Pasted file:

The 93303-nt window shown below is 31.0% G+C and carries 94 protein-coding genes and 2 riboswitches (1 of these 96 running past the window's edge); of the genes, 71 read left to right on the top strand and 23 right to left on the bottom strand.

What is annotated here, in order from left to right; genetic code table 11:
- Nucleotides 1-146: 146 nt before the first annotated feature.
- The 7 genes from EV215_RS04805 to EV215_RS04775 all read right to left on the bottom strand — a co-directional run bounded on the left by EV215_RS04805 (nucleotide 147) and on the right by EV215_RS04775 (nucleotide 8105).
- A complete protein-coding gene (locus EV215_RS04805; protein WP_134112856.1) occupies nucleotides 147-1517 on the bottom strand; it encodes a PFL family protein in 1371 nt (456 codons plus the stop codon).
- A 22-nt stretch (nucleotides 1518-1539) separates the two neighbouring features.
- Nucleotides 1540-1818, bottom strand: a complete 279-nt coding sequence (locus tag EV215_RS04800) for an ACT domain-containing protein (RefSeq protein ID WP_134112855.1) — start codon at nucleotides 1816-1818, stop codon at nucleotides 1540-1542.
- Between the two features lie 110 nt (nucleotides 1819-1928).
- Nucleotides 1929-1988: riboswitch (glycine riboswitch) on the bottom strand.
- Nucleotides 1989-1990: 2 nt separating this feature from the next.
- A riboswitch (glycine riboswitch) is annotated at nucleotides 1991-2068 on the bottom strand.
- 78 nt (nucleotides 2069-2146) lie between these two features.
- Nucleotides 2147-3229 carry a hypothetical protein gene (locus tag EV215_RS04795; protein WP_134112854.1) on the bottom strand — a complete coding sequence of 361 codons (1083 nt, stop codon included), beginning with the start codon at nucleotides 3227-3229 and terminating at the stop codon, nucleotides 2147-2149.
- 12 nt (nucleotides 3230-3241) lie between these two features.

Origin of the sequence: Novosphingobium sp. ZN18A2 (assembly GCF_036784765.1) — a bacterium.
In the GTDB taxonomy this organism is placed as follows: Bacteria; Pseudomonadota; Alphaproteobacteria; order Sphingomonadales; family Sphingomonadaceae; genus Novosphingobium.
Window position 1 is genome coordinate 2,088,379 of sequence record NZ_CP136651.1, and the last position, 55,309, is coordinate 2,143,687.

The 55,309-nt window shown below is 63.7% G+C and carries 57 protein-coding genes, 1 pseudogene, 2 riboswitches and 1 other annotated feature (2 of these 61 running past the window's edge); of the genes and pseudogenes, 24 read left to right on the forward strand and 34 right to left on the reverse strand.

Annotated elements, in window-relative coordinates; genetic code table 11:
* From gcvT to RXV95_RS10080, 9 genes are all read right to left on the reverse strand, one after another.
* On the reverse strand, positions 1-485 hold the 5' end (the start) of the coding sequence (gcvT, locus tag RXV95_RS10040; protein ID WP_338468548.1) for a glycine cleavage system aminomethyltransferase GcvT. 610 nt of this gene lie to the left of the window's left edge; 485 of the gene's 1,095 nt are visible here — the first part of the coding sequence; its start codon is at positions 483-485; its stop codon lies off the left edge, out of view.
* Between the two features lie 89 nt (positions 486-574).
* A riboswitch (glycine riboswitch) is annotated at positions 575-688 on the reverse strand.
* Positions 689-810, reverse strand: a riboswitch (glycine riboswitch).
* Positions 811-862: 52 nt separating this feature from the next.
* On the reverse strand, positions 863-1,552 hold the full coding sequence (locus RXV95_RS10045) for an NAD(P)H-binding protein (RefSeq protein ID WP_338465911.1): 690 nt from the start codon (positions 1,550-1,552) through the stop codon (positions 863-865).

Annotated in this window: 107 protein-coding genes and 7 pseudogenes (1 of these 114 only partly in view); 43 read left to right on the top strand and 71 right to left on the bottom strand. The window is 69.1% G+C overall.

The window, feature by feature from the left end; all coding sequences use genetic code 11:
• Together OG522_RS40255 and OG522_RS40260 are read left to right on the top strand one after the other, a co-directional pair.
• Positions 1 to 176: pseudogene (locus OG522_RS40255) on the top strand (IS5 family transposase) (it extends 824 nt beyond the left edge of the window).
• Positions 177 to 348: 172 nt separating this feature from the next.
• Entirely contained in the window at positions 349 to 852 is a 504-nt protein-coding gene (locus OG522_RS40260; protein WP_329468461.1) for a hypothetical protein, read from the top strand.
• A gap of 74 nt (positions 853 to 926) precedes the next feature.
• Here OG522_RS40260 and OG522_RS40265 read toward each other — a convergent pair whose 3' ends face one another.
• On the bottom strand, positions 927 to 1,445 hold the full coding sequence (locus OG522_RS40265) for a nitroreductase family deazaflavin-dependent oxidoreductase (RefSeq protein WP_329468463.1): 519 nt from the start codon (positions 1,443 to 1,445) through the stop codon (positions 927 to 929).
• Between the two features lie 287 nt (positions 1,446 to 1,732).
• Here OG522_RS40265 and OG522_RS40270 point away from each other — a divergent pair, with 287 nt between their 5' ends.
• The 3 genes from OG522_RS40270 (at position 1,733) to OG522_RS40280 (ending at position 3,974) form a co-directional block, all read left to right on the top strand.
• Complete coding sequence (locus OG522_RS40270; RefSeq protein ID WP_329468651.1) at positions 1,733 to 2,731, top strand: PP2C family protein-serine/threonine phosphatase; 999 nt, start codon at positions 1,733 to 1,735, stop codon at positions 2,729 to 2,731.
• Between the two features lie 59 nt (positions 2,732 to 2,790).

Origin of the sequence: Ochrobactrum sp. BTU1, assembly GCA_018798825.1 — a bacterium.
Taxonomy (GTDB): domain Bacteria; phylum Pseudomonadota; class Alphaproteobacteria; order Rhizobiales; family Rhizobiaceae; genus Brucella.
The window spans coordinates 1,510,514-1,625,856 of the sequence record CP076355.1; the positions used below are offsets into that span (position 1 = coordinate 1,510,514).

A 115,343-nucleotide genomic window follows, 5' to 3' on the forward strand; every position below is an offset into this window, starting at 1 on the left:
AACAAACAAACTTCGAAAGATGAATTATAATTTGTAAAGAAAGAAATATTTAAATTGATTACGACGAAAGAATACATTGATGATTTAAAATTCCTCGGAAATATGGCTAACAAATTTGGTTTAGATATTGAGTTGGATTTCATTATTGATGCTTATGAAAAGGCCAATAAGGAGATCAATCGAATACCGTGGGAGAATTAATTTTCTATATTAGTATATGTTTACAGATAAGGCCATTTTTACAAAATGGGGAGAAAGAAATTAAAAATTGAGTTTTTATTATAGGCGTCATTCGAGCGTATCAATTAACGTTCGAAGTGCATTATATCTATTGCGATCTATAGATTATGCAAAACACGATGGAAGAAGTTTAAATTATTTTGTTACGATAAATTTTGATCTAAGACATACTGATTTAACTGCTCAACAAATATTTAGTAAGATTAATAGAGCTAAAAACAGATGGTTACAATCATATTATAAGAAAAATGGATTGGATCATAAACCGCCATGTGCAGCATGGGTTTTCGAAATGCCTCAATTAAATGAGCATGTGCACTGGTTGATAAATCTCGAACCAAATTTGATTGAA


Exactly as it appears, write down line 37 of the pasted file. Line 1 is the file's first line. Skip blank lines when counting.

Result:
• Here OG522_RS40265 and OG522_RS40270 point away from each other — a divergent pair, with 287 nt between their 5' ends.